She said the boards are thinning
and losing their way,
the shed can whistle
through its teeth. I placed a hand
to the weather-sore panels, answered
it’s coughing up the nails. Sweeping
last season’s fallen leaves away
revealed three, curled and red in the dirt
like night crawlers I would have used
in fishing off the low stone bridge,
the same under which
we hunted flashing crayfish
in the sticky lamplight
that coated her and made
the distant shed look haunted.
I was wary of their claws,
their cruelty, and she maimed one
so I could hold it. Sitting together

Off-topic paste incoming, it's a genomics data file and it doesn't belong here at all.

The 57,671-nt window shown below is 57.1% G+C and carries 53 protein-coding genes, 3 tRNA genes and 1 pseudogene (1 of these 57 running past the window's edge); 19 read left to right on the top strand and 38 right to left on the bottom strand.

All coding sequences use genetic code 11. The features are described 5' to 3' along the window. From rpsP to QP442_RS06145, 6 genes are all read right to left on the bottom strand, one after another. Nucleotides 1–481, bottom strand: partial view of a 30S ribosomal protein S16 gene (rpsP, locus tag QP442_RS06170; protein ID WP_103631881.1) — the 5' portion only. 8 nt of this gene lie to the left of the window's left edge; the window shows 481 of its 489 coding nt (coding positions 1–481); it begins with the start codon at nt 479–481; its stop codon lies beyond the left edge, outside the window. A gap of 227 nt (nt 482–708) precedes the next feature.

on the rocks, she said a bridge
is made to span a gap and I said
a bridge is made to carry things.
Originally from the “Quiet Corner” of northeastern Connecticut, Duncan Campbell is a recent graduate of the MFA Program in Writing at the University of New Hampshire. His poems have appeared in Off the Coast, Sun’s Skeleton, elimae, the Long River Review, and elsewhere. In 2010, he was the recipient of the Edward R. and Frances S. Collins Literary Prize in poetry. He lives in Newmarket, New Hampshire and works as a writing tutor.
© 2012, Duncan Campbell
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